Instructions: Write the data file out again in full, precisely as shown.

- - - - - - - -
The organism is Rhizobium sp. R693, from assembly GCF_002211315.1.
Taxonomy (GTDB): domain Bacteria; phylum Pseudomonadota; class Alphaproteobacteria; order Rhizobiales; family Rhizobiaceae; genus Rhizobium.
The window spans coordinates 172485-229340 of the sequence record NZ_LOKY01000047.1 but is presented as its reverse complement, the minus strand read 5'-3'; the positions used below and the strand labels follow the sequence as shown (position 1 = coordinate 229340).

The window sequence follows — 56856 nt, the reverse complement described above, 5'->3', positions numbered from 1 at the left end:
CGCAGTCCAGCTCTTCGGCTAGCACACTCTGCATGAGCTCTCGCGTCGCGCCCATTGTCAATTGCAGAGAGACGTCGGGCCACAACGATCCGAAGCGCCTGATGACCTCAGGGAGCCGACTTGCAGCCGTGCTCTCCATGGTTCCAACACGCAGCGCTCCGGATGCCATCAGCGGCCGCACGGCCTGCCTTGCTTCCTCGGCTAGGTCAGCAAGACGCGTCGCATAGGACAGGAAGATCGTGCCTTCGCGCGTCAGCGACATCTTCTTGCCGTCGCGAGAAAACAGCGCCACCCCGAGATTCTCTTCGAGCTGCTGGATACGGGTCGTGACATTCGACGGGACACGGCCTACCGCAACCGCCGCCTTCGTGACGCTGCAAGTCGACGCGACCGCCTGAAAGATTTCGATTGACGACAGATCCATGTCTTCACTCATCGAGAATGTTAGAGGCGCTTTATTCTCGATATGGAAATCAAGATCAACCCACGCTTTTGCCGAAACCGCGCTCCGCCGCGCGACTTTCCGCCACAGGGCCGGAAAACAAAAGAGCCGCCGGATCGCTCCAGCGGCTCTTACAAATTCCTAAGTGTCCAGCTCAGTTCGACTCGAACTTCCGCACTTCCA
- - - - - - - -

The organism is Rhizobium sp. R693, from assembly GCF_002211315.1.
Taxonomy (GTDB): domain Bacteria; phylum Pseudomonadota; class Alphaproteobacteria; order Rhizobiales; family Rhizobiaceae; genus Rhizobium.
The window spans coordinates 172485-229340 of the sequence record NZ_LOKY01000047.1 but is presented as its reverse complement, the minus strand read 5'-3'; the positions used below and the strand labels follow the sequence as shown (position 1 = coordinate 229340).

The window sequence follows — 56856 nt, the reverse complement described above, 5'->3', positions numbered from 1 at the left end:
CGCAGTCCAGCTCTTCGGCTAGCACACTCTGCATGAGCTCTCGCGTCGCGCCCATTGTCAATTGCAGAGAGACGTCGGGCCACAACGATCCGAAGCGCCTGATGACCTCAGGGAGCCGACTTGCAGCCGTGCTCTCCATGGTTCCAACACGCAGCGCTCCGGATGCCATCAGCGGCCGCACGGCCTGCCTTGCTTCCTCGGCTAGGTCAGCAAGACGCGTCGCATAGGACAGGAAGATCGTGCCTTCGCGCGTCAGCGACATCTTCTTGCCGTCGCGAGAAAACAGCGCCACCCCGAGATTCTCTTCGAGCTGCTGGATACGGGTCGTGACATTCGACGGGACACGGCCTACCGCAACCGCCGCCTTCGTGACGCTGCAAGTCGACGCGACCGCCTGAAAGATTTCGATTGACGACAGATCCATGTCTTCACTCATCGAGAATGTTAGAGGCGCTTTATTCTCGATATGGAAATCAAGATCAACCCACGCTTTTGCCGAAACCGCGCTCCGCCGCGCGACTTTCCGCCACAGGGCCGGAAAACAAAAGAGCCGCCGGATCGCTCCAGCGGCTCTTACAAATTCCTAAGTGTCCAGCTCAGTTCGACTCGAACTTCCGCACTTCCA